Gale Tribble, a shipyard laborer for forty of his fifty-nine years.
THAT MORNING, Tribble was about to begin the construction of Lady Linda, a 187-foot yacht. In a different era, this day—January 7, 2008—would have been one of special significance, witnessed by everyone who was playing a role in the massive project. But with many of the participants communicating with one another electronically from distant locations, the only people who would see the process get under way would be Tribble and another laborer, William Packer.
Lady Linda was to be one of the largest American-made yachts since the Gilded Age, a gleaming symbol of its owner’s participation in a quarter century of unprecedented wealth creation. The owner, a private equity investor named Doug Von Allmen, had committed himself to its building in 2006, not long before the boom’s peak. By global standards, Lady Linda would not be among the very largest of the burgeoning fleet of seagoing palaces, but Von Allmen had vowed that it would be the best of those made in the United States. He wanted to disprove the conventional wisdom that America did not know how to build things anymore, as well as the long-held orthodoxy that domestically built yachts are necessarily inferior to those from Europe. Nothing would be ordinary: interior walls would be made from rare species of burl wood, floors would be paved with onyx and unusual types of marble, the furniture would be bespoke, and artworks would be commissioned on the basis of the spaces they would fill.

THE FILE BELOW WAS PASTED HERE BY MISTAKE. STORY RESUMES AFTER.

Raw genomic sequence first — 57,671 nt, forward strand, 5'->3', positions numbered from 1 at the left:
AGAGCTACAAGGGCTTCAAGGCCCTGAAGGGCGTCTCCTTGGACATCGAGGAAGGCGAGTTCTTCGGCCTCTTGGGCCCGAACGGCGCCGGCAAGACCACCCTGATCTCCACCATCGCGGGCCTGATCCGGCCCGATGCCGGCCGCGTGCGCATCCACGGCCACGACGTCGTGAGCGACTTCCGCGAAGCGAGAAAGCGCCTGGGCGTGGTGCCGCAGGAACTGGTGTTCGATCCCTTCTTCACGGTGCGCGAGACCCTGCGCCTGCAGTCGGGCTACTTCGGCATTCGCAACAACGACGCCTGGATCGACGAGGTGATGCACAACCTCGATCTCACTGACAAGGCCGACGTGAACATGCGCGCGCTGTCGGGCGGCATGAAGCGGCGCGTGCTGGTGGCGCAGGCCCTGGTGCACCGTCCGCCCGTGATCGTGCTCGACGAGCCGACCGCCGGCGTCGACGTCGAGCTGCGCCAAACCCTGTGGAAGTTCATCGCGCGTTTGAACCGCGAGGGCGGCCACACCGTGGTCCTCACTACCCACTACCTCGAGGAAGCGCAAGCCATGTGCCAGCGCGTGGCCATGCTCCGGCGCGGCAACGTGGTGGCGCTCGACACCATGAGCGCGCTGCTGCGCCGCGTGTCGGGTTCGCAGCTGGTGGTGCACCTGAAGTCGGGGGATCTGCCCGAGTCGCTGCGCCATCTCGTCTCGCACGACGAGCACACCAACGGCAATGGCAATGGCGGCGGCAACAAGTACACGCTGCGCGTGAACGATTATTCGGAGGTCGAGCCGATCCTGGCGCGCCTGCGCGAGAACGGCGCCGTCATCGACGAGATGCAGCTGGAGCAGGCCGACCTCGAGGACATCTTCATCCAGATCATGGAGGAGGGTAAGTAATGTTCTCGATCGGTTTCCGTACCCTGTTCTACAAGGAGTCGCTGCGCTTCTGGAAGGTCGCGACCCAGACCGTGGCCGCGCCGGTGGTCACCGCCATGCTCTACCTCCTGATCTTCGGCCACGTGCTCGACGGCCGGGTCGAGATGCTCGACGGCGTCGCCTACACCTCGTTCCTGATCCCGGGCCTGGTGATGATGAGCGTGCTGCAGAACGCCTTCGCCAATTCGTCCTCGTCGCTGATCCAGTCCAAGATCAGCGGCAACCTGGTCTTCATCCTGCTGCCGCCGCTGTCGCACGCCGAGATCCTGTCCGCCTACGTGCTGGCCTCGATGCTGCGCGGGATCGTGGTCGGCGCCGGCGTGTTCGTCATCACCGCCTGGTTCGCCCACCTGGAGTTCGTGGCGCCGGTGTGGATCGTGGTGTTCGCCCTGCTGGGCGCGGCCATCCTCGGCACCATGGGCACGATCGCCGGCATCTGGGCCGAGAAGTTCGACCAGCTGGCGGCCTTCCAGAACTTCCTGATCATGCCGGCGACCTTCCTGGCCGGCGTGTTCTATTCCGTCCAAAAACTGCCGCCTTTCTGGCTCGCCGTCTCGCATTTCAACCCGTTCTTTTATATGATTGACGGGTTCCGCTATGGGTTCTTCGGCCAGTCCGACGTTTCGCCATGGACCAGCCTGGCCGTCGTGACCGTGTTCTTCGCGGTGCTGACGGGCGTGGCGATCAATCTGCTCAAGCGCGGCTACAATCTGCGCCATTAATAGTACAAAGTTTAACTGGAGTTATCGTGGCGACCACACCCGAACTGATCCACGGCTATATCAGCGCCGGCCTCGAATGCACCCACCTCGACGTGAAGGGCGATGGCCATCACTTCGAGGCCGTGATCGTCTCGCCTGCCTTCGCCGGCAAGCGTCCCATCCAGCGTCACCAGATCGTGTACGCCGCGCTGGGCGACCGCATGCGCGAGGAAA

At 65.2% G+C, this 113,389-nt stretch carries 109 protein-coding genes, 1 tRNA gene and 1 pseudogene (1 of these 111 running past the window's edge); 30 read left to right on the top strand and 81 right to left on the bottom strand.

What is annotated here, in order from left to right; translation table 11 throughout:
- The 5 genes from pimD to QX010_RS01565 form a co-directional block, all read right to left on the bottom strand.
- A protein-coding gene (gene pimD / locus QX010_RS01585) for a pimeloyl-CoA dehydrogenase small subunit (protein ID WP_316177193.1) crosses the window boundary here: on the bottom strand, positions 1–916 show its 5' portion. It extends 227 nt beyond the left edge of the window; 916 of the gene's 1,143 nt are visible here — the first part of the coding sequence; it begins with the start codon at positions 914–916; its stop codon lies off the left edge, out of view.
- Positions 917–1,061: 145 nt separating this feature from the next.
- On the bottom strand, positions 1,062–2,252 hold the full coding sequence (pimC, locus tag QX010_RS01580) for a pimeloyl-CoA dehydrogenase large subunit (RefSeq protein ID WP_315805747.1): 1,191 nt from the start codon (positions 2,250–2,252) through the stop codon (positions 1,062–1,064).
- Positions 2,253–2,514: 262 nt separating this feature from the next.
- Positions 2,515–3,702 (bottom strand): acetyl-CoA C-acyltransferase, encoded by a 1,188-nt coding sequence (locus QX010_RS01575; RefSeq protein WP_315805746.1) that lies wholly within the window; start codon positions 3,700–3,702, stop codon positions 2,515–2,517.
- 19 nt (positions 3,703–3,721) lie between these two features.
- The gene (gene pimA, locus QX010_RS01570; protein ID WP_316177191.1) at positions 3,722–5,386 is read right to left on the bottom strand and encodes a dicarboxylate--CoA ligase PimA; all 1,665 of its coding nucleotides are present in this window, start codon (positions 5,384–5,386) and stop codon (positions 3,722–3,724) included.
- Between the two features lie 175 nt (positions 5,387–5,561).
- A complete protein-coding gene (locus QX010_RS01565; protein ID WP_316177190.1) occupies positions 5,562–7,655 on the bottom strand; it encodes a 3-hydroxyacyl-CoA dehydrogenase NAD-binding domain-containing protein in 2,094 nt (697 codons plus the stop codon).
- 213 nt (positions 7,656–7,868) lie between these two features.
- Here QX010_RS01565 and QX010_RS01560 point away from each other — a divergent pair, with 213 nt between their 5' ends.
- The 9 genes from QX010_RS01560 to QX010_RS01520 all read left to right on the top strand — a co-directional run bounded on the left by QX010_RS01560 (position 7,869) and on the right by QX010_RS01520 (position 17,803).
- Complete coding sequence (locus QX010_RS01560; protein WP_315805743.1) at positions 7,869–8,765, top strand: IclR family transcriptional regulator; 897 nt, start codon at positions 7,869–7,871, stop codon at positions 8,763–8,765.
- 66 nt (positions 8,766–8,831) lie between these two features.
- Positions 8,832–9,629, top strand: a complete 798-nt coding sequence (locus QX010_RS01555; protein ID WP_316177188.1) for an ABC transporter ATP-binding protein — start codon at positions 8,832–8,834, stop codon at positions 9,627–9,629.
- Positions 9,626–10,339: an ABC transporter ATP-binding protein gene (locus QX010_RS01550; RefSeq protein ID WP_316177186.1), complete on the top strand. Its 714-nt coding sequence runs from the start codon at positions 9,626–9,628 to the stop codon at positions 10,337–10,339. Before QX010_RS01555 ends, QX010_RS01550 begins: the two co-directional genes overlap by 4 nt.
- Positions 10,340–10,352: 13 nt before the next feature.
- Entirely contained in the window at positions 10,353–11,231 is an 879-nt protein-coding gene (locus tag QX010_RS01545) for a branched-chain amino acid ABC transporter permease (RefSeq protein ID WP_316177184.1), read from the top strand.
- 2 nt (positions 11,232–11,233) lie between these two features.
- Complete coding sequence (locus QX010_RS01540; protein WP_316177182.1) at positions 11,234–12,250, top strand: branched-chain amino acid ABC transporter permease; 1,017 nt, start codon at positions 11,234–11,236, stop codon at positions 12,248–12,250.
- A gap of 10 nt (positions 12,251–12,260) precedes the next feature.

But the creation of Lady Linda would be far from glamorous, and the uncertainties that lay ahead would affect hundreds of people whose lives and livelihoods were bound up in the project: Von Allmen and Tribble, as well as a former army sniper who was now working as a pipefitter, and an illegal immigrant from Honduras who would give a lustrous finish to the yacht’s exterior by sheathing it with an array of poisonous compounds. For Von Allmen, Lady Linda was supposed to be the ultimate embodiment of his success. Instead, he would come to question whether he could actually afford to be its owner. For Tribble and many others, the impact of the changed world—and the construction itself—would be even more profound.